After the parental leave, the employee must be restored to his or her previous position or to an equivalent position. An employer may deny restoration if: (1) the denial is necessary to prevent substantial and grievous economic injury to the operations of the employer; (2) the employer notifies the employee of the intent to deny restoration at the time it determines that such economic injury would occur; and (3) in the event the parental leave has already begun, the employee elects not to return to employment. During the parental leave period, an eligible employee may be terminated only for cause.

The law requires the Commissioner of Labor and Industry, a division of the Maryland Department of Labor, Licensing, and Regulation (“MDLLR”), to adopt regulations to implement the law’s provisions. The law also authorizes the Commission to investigate any violations of the law and to bring an action on behalf of the employee, if necessary.  In such an action, the employee may recover damages equal to the amount of wages, salary, employment benefits, or compensation denied or lost.  If a court determines that the employer violated the law, the court must award attorneys’ fees and other costs to the employee.

Employers should take the following steps to comply with the statute: (1) prepare an appropriate parental leave policy; (2) train managers on the requirements of the statute; and (3) make sure the appropriate steps are being taken to allow or deny leave requests and to transition employees back into their positions after returning from parental leave.

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Nursing Homes and Health Care Facilities: Workplace Safety Assessment and Safety Program

In an effort to reduce and mitigate the risk of injury in health care facilities, a new law was passed that requires nursing homes and health care facilities to create workplace safety programs. The law requires nursing homes that are licensed for 45 or more beds to assign to a committee the task of conducting an annual assessment of “workplace safety” issues and make recommendations to the nursing home for reducing workplace injuries. The committee must consult with geriatric nursing assistants and other employees of the nursing home who are involved in assisting residents with activities of daily living.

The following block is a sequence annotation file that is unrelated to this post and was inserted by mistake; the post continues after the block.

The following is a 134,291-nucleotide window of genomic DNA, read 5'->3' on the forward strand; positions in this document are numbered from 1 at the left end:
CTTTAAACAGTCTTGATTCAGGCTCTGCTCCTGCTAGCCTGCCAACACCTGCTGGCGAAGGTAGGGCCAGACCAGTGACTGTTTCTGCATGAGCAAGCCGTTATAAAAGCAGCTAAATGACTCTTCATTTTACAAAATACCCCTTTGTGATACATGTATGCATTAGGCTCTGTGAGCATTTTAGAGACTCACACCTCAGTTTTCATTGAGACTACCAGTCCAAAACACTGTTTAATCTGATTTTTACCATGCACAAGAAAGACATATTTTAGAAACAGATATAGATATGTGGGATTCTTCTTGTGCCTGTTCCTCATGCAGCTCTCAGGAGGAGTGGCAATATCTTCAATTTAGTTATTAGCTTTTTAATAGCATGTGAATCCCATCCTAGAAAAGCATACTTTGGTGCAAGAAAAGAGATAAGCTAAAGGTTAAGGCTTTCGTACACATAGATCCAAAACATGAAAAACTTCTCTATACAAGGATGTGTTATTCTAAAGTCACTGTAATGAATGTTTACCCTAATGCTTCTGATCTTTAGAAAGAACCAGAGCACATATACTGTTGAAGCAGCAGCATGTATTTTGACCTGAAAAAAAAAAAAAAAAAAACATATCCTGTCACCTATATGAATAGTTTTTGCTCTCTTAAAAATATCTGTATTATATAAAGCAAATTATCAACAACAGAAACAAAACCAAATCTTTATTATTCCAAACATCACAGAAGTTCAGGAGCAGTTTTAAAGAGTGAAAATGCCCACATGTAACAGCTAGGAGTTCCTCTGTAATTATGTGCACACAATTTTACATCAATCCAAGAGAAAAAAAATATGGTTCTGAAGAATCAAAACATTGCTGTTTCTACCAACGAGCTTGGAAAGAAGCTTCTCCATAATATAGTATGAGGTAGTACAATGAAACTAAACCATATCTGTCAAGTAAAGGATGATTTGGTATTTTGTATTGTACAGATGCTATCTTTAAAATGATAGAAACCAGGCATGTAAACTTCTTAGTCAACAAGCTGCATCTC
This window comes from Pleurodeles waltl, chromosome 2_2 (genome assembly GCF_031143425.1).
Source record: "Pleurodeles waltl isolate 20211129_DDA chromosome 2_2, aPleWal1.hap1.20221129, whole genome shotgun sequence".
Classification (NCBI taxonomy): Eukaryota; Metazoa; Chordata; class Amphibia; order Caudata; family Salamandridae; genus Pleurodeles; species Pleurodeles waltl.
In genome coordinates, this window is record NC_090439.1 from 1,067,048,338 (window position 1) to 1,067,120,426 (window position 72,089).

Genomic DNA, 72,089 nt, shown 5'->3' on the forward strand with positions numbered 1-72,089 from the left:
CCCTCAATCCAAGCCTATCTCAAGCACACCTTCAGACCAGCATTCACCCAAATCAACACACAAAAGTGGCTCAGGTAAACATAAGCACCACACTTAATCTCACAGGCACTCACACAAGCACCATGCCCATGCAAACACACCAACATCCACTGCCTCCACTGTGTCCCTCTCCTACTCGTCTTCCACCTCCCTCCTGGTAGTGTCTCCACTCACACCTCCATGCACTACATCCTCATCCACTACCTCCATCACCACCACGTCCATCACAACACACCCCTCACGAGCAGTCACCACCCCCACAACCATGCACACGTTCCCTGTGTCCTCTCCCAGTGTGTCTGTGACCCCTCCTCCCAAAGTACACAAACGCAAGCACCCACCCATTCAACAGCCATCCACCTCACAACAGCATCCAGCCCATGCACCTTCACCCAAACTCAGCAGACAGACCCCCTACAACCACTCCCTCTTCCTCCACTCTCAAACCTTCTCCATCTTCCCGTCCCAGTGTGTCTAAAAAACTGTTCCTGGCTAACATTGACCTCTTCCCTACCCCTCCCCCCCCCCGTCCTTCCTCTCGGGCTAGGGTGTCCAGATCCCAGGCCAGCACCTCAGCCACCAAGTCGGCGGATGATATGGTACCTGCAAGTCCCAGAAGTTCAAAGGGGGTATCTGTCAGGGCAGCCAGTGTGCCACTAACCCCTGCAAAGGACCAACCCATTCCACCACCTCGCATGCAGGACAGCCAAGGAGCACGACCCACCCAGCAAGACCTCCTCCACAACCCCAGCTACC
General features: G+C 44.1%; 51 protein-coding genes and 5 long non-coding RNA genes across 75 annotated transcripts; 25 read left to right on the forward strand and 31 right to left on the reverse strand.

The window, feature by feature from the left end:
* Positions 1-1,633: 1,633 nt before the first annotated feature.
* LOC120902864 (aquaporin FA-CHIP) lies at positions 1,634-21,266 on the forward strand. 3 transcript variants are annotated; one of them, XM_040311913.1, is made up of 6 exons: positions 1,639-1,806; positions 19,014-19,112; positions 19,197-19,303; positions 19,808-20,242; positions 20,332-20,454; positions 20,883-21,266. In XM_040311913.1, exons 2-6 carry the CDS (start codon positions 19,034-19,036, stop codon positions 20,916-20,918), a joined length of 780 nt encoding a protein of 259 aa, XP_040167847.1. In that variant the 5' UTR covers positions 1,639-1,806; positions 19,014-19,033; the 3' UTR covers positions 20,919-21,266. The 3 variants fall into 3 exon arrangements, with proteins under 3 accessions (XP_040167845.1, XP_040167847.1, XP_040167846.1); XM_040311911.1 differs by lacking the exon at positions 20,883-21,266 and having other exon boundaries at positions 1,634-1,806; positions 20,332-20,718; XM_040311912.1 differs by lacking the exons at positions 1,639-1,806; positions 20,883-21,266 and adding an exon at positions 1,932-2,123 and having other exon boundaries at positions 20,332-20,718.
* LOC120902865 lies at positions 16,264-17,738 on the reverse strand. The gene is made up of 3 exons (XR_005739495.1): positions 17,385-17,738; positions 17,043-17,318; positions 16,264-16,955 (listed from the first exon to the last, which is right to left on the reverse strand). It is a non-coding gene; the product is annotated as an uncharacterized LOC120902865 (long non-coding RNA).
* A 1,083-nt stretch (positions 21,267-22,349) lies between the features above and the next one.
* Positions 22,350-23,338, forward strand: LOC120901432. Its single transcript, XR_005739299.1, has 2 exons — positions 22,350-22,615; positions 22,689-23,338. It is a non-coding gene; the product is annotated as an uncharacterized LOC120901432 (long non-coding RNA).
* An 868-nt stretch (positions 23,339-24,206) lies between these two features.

Similarly, a healthcare facility must establish a workplace safety committee, which must establish and administer a workplace safety program that is appropriate for the size and complexity of the health care facility. The committee shall be composed of an equal number of employees who work in management and employees who do not work in management.

The workplace safety program established by a health care facility must include: (1) a written policy describing how the health care facility provides for the safety of health care workers; (2) an annual assessment to identify hazards, conditions, operations, and situations that could lead to workplace injuries and be used to develop recommendations to reduce the risk of workplace injuries; (3) a process for reporting, responding to, and tracking incidences of workplace injuries; and (4) regular workplace safety training for health care workers.

“Workplace safety” means the prevention of any physical assault or threatening behavior against an employee in a nursing home or health care facility. “Health care facility” means a hospital or State residential center and includes a subacute care unit of a hospital or a State-operated hospital.

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Update on Maryland’s Wage Lien Law

In 2013, a law was enacted that allows employees to place a wage lien on the property of their employer for unpaid wages. Under the law, MDLLR is required to adopt regulations to establish the content of the Notice, Complaint, and Wage Lien Statement.

MDLLR’s Division of Labor and Industry is still in the process of developing regulations to implement this new law, but several forms are now available online, including a sample Notice to Employer of the Intent to Claim Lien for Unpaid Wages. The forms can be found here.

With the dramatic changes to Maryland’s minimum wage laws and the new unpaid leave requirements for employees, it is imperative that Maryland employers familiarize themselves with the requirements and exemptions provided in the new laws and speak with their employment counsel regarding their impact. Nursing homes and health care facilities should also work with employment counsel to create workplace safety programs that are suitable for their facilities.

Melissa Jones counsels companies on labor, employment, and immigration matters.  If you would like further information, please contact Ms. Jones at mjones@tydingslaw.com.